In the very first, thanks, HP, for your exposition of what is for us a (or one side of the) basic problem of that noble way of life that men used to call philosophy.
You will recall that I wrote a little book at the beginning of the century (as yet unpublished - I am not sure who would want it just as it is), which I was happy to title, Sighing for Jerusalem: the political nature of virtue in the two cities of St. Augustine's De civitate Dei.
In that book, I dealt with a fundamental, even if overlooked fact: namely, that in his book (twenty-two books, really, which Augustine described famously as his magnum opus et arduum), the great Bishop and Doctor of the Church from the now buried and all but forgotten city of Hippo - buried, I hasten to add, under a massive urban sprawl in the northeast corner of Algeria - faced the question whether Christian religion is suitable to the morals of a republic.
More preciesly, he responded to the assertion that Christian religion is not suitable to the morals of a republic, arguing instead that Pagan religion cannot (nor could it ever) sustain the morals of the Roman republic (by which he meant also the vast empire accrued to the city through the centuries), and that Christianity could do so for Rome or any republic worth sustaining, insofar as it is verus cultus veri Dei, the true worship of the true God.
I will have more - much more - to say about what the phrase, "the morals of a republic" really means, though that discussion will have to wait for another post; my concern at present is with the origin and scope of the creeping civil war.
First, a very little history, in very broad strokes:
Augusine seems to have convinced enough people of the contrary, to make the next thousand years (at least) of history in the West an effort to order society according to his vision and adapt the vision to social circumstances without warping either into unrecognizability.
Augustine, in other words, gave us something between an artist's impression of and a blueprint for what came to be called Western Civilization, the principal unit of which was the res publica christiana - an intellectual, cultic and spiritual union of the Christian principalities in the world.
The Peace of Westphalia is generally given as the death knell of the res publica christiana as a coherent civilizational idea, though it is important to note that it is in no wise necessary to receive this wisdom absolutely and without qualification.
Indeed, wherever cultural notions of catholicity, i.e. ideas of universal validity and transcendently grounded and ordered authority, continued to exist, the anthropological elements of the res publica christiana survived and even thrived, even as the institutional political trappings of it withered.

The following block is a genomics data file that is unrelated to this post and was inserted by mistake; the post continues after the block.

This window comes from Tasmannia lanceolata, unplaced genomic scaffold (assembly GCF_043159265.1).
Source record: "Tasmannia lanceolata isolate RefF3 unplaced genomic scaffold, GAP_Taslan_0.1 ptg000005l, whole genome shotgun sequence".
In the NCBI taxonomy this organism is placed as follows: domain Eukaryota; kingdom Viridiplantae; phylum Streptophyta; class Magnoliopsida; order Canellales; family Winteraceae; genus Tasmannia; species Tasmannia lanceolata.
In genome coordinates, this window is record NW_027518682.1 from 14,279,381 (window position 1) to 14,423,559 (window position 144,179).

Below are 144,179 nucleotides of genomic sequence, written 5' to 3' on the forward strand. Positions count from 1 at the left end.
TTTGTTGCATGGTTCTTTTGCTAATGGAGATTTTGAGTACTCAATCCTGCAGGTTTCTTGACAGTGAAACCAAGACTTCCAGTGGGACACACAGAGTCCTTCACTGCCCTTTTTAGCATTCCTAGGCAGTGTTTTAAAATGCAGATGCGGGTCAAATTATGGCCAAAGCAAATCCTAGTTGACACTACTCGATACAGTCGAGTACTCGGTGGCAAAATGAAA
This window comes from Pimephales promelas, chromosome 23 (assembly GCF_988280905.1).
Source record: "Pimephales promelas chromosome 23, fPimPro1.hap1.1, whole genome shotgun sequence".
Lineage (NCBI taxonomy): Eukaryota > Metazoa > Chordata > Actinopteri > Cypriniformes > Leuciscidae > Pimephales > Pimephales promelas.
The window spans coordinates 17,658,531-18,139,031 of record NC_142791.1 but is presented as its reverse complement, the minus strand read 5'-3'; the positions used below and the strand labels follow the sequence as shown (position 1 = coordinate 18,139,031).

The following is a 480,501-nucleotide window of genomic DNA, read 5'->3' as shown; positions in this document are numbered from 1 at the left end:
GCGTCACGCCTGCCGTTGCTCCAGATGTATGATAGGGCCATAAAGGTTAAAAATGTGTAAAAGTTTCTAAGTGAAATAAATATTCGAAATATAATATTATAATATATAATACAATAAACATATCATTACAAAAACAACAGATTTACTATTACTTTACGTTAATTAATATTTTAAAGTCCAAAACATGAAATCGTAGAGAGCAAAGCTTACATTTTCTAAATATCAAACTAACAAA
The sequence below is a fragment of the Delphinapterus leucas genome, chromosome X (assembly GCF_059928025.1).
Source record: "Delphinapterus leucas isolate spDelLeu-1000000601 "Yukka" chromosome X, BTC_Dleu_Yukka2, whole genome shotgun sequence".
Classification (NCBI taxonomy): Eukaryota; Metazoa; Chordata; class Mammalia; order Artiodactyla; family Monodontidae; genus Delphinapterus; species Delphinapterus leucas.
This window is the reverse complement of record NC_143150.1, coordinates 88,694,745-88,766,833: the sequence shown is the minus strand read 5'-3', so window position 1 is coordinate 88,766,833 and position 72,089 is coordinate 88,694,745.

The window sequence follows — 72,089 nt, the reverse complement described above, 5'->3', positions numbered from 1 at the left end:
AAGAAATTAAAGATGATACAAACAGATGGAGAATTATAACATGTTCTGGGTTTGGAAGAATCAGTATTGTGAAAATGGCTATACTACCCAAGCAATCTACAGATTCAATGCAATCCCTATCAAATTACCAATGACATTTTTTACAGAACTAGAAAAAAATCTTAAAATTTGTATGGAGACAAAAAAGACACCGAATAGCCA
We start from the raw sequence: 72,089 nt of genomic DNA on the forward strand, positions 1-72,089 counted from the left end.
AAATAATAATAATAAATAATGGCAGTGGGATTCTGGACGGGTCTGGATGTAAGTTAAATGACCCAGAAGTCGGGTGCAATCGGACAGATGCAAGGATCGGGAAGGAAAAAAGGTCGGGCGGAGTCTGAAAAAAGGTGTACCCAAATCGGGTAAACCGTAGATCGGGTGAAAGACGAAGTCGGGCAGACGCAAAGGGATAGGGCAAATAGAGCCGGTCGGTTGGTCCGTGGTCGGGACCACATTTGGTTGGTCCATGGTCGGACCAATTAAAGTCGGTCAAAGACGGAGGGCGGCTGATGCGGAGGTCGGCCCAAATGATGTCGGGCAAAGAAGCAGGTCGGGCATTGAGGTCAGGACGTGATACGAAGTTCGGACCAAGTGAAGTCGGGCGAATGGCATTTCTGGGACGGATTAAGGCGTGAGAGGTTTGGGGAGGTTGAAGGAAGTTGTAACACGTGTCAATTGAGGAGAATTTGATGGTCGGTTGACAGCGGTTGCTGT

As one of my favorite thinkers, Eric Voegelin, has written:
The corrosion of Western civilization…is a slow process extending over a thousand years. The several Western political societies, now, have a different relation to this slow process according to the time at which their national revolutions occurred… The American Revolution [emphasis mine - LD], though its debate was already strongly affected by the psychology of enlightenment, also had the good fortune of coming to its close within the institutional and Christian climate of the ancien régime. Western society as a whole…is a deeply stratified civilization in which the American and English democracies represent the oldest, most firmly consolidated stratum of civilizational tradition. - The New Science of Politics: an introductionIn the United States of America (and I would include contemporary Europe as a rejection of one vision of America in favor of another vision of America - i.e. as a reply or a response to one or another side of the promice of America, even as America is a reply to the problems of Europe in Modernity), we are perpetually at risk of losing sight of the older anthropological vision out of which our particular political institutions grew and for which they were peculiarly built to suit.
We tend in this day to derive our freedom from our institutions, and we forget that those institutions were given for a certain kind of men. In the words of Publius:
As there is a degree of depravity in mankind which requires a certain degree of circumspection and distrust, so there are other qualities in human nature which justify a certain portion of esteem and confidence. Republican government presupposes the existence of these qualities in a higher degree than any other form. Were the pictures which have been drawn by the political jealousy of some among us faithful likenesses of the human character, the inference would be, that there is not sufficient virtue among men for self-government; and that nothing less than the chains of despotism can restrain them from destroying and devouring one another.- The Federalist #55We need to recover our sensibility of and our sensititvity toward this basic tension in our nature both personal and popular - otherwise we risk losing both.